Enid Bagnold

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The Times Literary Supplement

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The devastated areas would strike most people as a singularly unpromising scene in which to place an idyll, yet Miss Enid Bagnold has performed this feat with striking success [in "The Happy Foreigner"]. The very incongruity between the little human romance and gloomy, uncomfortable reality in which it is enshrined is pleasing; and one is not sure whether one admires more the author's skill in keeping the love passage—which is the idyll—light, delicate, and fleeting, though poignant, or the descriptive power and poetic feeling with which the ruins left by war and the workers engaged on clearing them up are represented.

On the whole, we should give our vote for the descriptive power, which never flags….

Miss Bagnold seems to see [the postwar action] with a personal detachment which blends with an intense sympathy for others: for the French who starve their prisoners, as they starve themselves, but will not shoot them: for the Americans who are generous with food and ruthless with rifles: for a Scotsman left with pale Chinamen to tidy a vast cemetery: for conquered Germans, and for all suffering and all courage…. If Miss Bagnold is rather irritatingly fascinated by the fragmentary style, for which we have to thank Miss Dorothy Richardson, her power of getting to the heart of things carries her through. She has a splendid equipment for a novelist.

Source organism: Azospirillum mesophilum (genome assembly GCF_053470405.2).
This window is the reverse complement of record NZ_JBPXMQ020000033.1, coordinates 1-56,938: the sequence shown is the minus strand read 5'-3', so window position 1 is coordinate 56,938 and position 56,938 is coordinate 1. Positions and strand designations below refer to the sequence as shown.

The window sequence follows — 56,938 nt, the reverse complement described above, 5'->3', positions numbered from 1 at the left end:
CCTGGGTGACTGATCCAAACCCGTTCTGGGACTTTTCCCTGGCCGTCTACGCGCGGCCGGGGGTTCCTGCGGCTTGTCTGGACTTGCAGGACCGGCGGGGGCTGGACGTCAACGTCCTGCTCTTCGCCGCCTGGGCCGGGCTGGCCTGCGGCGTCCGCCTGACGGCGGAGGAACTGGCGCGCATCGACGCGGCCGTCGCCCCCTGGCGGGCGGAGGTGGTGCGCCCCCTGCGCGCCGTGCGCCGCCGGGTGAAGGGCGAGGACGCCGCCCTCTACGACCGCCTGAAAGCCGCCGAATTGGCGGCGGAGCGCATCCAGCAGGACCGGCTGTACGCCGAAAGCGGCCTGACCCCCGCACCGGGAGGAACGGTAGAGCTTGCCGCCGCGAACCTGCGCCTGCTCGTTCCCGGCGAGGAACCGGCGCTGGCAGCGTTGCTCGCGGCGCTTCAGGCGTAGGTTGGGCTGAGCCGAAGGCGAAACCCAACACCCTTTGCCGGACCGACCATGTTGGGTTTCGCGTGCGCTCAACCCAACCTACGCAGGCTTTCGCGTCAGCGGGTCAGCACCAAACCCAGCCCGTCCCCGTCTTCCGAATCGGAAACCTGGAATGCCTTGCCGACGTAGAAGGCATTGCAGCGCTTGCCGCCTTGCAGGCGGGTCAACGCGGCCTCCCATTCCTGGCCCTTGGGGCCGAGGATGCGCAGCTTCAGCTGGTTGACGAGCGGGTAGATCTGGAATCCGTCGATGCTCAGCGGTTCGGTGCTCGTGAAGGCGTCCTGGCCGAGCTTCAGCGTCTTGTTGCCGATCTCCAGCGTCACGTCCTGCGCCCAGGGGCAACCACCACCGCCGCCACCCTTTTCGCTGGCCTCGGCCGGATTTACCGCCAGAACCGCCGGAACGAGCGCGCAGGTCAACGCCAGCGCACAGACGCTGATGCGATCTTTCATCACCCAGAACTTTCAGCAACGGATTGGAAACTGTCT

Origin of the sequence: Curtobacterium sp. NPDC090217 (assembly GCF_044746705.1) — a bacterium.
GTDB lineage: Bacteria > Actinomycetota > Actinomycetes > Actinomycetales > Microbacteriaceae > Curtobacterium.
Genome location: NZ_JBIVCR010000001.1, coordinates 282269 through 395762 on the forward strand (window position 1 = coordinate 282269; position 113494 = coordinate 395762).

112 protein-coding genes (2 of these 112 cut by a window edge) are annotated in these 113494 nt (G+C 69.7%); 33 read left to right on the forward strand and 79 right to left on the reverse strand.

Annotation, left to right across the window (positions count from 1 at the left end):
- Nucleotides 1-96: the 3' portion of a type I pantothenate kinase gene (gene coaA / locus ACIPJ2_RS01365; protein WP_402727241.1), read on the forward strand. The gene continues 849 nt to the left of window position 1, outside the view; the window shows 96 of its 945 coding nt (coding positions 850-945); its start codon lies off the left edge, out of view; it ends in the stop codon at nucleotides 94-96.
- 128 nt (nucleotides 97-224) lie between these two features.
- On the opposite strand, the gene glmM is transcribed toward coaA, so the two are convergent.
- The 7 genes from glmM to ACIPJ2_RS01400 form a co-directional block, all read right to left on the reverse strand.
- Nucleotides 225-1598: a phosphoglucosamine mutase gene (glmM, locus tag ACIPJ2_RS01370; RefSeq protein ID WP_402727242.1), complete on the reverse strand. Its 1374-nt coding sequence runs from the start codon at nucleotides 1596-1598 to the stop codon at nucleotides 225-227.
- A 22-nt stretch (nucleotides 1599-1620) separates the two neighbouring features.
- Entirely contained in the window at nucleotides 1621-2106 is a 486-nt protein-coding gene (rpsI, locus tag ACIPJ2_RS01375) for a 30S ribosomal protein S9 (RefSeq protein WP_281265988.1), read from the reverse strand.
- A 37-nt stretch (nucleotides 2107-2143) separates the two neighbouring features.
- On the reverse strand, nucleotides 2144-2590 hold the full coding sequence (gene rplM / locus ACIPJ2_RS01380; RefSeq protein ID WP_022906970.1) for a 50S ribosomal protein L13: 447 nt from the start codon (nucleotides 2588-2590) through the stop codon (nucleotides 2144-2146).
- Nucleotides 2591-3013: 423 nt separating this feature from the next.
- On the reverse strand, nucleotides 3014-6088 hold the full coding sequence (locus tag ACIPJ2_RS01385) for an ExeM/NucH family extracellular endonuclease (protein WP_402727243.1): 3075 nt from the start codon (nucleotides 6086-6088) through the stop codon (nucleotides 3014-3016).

"New Novels: 'The Happy Foreigner'," in The Times Literary Supplement (© Times Newspapers Ltd. (London) 1920: reproduced from The Times Literary Supplement by permission), No. 963, July 1, 1920, p. 422.

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